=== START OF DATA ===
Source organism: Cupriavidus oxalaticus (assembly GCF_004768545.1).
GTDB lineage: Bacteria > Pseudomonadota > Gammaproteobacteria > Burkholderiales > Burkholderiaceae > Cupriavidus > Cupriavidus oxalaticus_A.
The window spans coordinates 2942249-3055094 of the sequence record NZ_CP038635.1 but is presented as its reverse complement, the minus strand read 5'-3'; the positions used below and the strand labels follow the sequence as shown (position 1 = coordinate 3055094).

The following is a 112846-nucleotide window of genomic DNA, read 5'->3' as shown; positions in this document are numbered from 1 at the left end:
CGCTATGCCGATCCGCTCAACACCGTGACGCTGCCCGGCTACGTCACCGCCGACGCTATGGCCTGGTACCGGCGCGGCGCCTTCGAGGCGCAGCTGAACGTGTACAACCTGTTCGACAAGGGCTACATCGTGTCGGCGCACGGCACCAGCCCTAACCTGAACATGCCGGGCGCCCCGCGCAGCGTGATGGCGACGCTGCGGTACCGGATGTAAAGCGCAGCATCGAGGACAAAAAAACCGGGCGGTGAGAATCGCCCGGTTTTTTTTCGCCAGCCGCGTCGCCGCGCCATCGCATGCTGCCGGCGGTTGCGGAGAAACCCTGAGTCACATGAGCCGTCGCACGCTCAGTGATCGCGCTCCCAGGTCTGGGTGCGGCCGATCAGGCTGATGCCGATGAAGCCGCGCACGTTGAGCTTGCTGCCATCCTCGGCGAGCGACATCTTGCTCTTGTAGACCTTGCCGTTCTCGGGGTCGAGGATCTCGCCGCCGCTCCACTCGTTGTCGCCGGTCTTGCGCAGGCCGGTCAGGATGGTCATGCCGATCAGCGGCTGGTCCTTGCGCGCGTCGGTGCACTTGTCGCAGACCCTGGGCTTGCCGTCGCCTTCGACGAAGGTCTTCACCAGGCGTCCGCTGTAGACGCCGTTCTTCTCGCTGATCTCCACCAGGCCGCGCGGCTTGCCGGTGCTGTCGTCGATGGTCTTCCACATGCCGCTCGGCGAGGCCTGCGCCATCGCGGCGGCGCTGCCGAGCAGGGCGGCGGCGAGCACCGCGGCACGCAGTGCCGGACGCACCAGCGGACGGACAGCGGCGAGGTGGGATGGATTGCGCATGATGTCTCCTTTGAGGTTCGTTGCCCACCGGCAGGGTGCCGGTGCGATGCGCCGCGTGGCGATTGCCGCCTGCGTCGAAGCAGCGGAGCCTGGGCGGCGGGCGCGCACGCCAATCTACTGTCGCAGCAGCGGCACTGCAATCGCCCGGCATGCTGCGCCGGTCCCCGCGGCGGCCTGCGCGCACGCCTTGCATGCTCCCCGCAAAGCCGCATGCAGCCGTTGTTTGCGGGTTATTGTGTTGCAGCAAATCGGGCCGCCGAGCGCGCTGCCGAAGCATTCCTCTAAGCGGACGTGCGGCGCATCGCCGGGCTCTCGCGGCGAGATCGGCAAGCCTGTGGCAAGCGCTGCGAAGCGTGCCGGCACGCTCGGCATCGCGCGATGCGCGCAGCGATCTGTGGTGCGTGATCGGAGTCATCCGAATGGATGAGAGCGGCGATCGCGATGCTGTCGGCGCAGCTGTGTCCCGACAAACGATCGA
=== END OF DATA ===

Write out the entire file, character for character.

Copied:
Source organism: Cupriavidus oxalaticus (assembly GCF_004768545.1).
GTDB lineage: Bacteria > Pseudomonadota > Gammaproteobacteria > Burkholderiales > Burkholderiaceae > Cupriavidus > Cupriavidus oxalaticus_A.
The window spans coordinates 2942249-3055094 of the sequence record NZ_CP038635.1 but is presented as its reverse complement, the minus strand read 5'-3'; the positions used below and the strand labels follow the sequence as shown (position 1 = coordinate 3055094).

The following is a 112846-nucleotide window of genomic DNA, read 5'->3' as shown; positions in this document are numbered from 1 at the left end:
CGCTATGCCGATCCGCTCAACACCGTGACGCTGCCCGGCTACGTCACCGCCGACGCTATGGCCTGGTACCGGCGCGGCGCCTTCGAGGCGCAGCTGAACGTGTACAACCTGTTCGACAAGGGCTACATCGTGTCGGCGCACGGCACCAGCCCTAACCTGAACATGCCGGGCGCCCCGCGCAGCGTGATGGCGACGCTGCGGTACCGGATGTAAAGCGCAGCATCGAGGACAAAAAAACCGGGCGGTGAGAATCGCCCGGTTTTTTTTCGCCAGCCGCGTCGCCGCGCCATCGCATGCTGCCGGCGGTTGCGGAGAAACCCTGAGTCACATGAGCCGTCGCACGCTCAGTGATCGCGCTCCCAGGTCTGGGTGCGGCCGATCAGGCTGATGCCGATGAAGCCGCGCACGTTGAGCTTGCTGCCATCCTCGGCGAGCGACATCTTGCTCTTGTAGACCTTGCCGTTCTCGGGGTCGAGGATCTCGCCGCCGCTCCACTCGTTGTCGCCGGTCTTGCGCAGGCCGGTCAGGATGGTCATGCCGATCAGCGGCTGGTCCTTGCGCGCGTCGGTGCACTTGTCGCAGACCCTGGGCTTGCCGTCGCCTTCGACGAAGGTCTTCACCAGGCGTCCGCTGTAGACGCCGTTCTTCTCGCTGATCTCCACCAGGCCGCGCGGCTTGCCGGTGCTGTCGTCGATGGTCTTCCACATGCCGCTCGGCGAGGCCTGCGCCATCGCGGCGGCGCTGCCGAGCAGGGCGGCGGCGAGCACCGCGGCACGCAGTGCCGGACGCACCAGCGGACGGACAGCGGCGAGGTGGGATGGATTGCGCATGATGTCTCCTTTGAGGTTCGTTGCCCACCGGCAGGGTGCCGGTGCGATGCGCCGCGTGGCGATTGCCGCCTGCGTCGAAGCAGCGGAGCCTGGGCGGCGGGCGCGCACGCCAATCTACTGTCGCAGCAGCGGCACTGCAATCGCCCGGCATGCTGCGCCGGTCCCCGCGGCGGCCTGCGCGCACGCCTTGCATGCTCCCCGCAAAGCCGCATGCAGCCGTTGTTTGCGGGTTATTGTGTTGCAGCAAATCGGGCCGCCGAGCGCGCTGCCGAAGCATTCCTCTAAGCGGACGTGCGGCGCATCGCCGGGCTCTCGCGGCGAGATCGGCAAGCCTGTGGCAAGCGCTGCGAAGCGTGCCGGCACGCTCGGCATCGCGCGATGCGCGCAGCGATCTGTGGTGCGTGATCGGAGTCATCCGAATGGATGAGAGCGGCGATCGCGATGCTGTCGGCGCAGCTGTGTCCCGACAAACGATCGA